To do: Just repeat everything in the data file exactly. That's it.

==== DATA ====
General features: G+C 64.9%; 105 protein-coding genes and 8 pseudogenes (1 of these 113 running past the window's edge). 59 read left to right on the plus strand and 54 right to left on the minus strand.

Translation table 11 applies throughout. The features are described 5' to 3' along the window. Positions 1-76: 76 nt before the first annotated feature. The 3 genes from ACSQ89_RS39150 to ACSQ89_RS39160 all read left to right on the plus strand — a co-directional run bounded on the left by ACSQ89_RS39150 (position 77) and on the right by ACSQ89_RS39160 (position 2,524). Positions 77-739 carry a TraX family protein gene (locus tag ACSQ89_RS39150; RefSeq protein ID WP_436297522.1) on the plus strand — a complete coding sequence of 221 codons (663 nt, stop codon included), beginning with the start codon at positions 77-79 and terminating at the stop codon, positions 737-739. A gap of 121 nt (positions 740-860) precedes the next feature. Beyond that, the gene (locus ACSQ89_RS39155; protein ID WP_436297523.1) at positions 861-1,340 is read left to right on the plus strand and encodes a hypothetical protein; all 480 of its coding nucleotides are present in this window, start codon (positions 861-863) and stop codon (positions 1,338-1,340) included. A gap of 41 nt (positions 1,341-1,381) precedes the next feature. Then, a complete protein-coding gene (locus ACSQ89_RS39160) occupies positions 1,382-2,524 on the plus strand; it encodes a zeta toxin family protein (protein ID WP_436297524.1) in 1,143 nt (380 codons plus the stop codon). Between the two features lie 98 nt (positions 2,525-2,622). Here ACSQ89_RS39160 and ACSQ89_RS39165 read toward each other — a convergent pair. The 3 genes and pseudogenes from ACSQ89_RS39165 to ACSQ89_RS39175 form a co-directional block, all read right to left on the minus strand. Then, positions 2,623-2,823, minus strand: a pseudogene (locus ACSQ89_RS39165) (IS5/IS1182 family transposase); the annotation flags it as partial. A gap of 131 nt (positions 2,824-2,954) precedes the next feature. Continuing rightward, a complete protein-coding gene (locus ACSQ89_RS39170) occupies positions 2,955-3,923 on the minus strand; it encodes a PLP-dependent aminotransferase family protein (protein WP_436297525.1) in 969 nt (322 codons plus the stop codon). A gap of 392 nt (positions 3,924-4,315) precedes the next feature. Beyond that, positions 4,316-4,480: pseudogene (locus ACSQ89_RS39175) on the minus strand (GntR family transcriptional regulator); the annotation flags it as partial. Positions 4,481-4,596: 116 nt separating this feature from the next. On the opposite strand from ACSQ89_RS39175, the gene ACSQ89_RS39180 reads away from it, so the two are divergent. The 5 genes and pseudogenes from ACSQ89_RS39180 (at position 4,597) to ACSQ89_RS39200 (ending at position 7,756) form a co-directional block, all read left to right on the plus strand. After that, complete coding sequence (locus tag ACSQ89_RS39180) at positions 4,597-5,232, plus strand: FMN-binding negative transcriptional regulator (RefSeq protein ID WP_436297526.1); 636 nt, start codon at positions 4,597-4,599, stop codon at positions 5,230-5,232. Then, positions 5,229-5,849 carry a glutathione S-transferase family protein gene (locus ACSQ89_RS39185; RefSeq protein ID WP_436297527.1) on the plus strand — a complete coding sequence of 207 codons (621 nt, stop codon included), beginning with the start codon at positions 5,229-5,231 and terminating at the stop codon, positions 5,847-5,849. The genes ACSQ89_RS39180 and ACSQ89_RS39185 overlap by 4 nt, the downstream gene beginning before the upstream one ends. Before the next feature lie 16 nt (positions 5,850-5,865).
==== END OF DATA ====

General features: G+C 64.9%; 105 protein-coding genes and 8 pseudogenes (1 of these 113 running past the window's edge). 59 read left to right on the plus strand and 54 right to left on the minus strand.

Translation table 11 applies throughout. The features are described 5' to 3' along the window. Positions 1-76: 76 nt before the first annotated feature. The 3 genes from ACSQ89_RS39150 to ACSQ89_RS39160 all read left to right on the plus strand — a co-directional run bounded on the left by ACSQ89_RS39150 (position 77) and on the right by ACSQ89_RS39160 (position 2,524). Positions 77-739 carry a TraX family protein gene (locus tag ACSQ89_RS39150; RefSeq protein ID WP_436297522.1) on the plus strand — a complete coding sequence of 221 codons (663 nt, stop codon included), beginning with the start codon at positions 77-79 and terminating at the stop codon, positions 737-739. A gap of 121 nt (positions 740-860) precedes the next feature. Beyond that, the gene (locus ACSQ89_RS39155; protein ID WP_436297523.1) at positions 861-1,340 is read left to right on the plus strand and encodes a hypothetical protein; all 480 of its coding nucleotides are present in this window, start codon (positions 861-863) and stop codon (positions 1,338-1,340) included. A gap of 41 nt (positions 1,341-1,381) precedes the next feature. Then, a complete protein-coding gene (locus ACSQ89_RS39160) occupies positions 1,382-2,524 on the plus strand; it encodes a zeta toxin family protein (protein ID WP_436297524.1) in 1,143 nt (380 codons plus the stop codon). Between the two features lie 98 nt (positions 2,525-2,622). Here ACSQ89_RS39160 and ACSQ89_RS39165 read toward each other — a convergent pair. The 3 genes and pseudogenes from ACSQ89_RS39165 to ACSQ89_RS39175 form a co-directional block, all read right to left on the minus strand. Then, positions 2,623-2,823, minus strand: a pseudogene (locus ACSQ89_RS39165) (IS5/IS1182 family transposase); the annotation flags it as partial. A gap of 131 nt (positions 2,824-2,954) precedes the next feature. Continuing rightward, a complete protein-coding gene (locus ACSQ89_RS39170) occupies positions 2,955-3,923 on the minus strand; it encodes a PLP-dependent aminotransferase family protein (protein WP_436297525.1) in 969 nt (322 codons plus the stop codon). A gap of 392 nt (positions 3,924-4,315) precedes the next feature. Beyond that, positions 4,316-4,480: pseudogene (locus ACSQ89_RS39175) on the minus strand (GntR family transcriptional regulator); the annotation flags it as partial. Positions 4,481-4,596: 116 nt separating this feature from the next. On the opposite strand from ACSQ89_RS39175, the gene ACSQ89_RS39180 reads away from it, so the two are divergent. The 5 genes and pseudogenes from ACSQ89_RS39180 (at position 4,597) to ACSQ89_RS39200 (ending at position 7,756) form a co-directional block, all read left to right on the plus strand. After that, complete coding sequence (locus tag ACSQ89_RS39180) at positions 4,597-5,232, plus strand: FMN-binding negative transcriptional regulator (RefSeq protein ID WP_436297526.1); 636 nt, start codon at positions 4,597-4,599, stop codon at positions 5,230-5,232. Then, positions 5,229-5,849 carry a glutathione S-transferase family protein gene (locus ACSQ89_RS39185; RefSeq protein ID WP_436297527.1) on the plus strand — a complete coding sequence of 207 codons (621 nt, stop codon included), beginning with the start codon at positions 5,229-5,231 and terminating at the stop codon, positions 5,847-5,849. The genes ACSQ89_RS39180 and ACSQ89_RS39185 overlap by 4 nt, the downstream gene beginning before the upstream one ends. Before the next feature lie 16 nt (positions 5,850-5,865).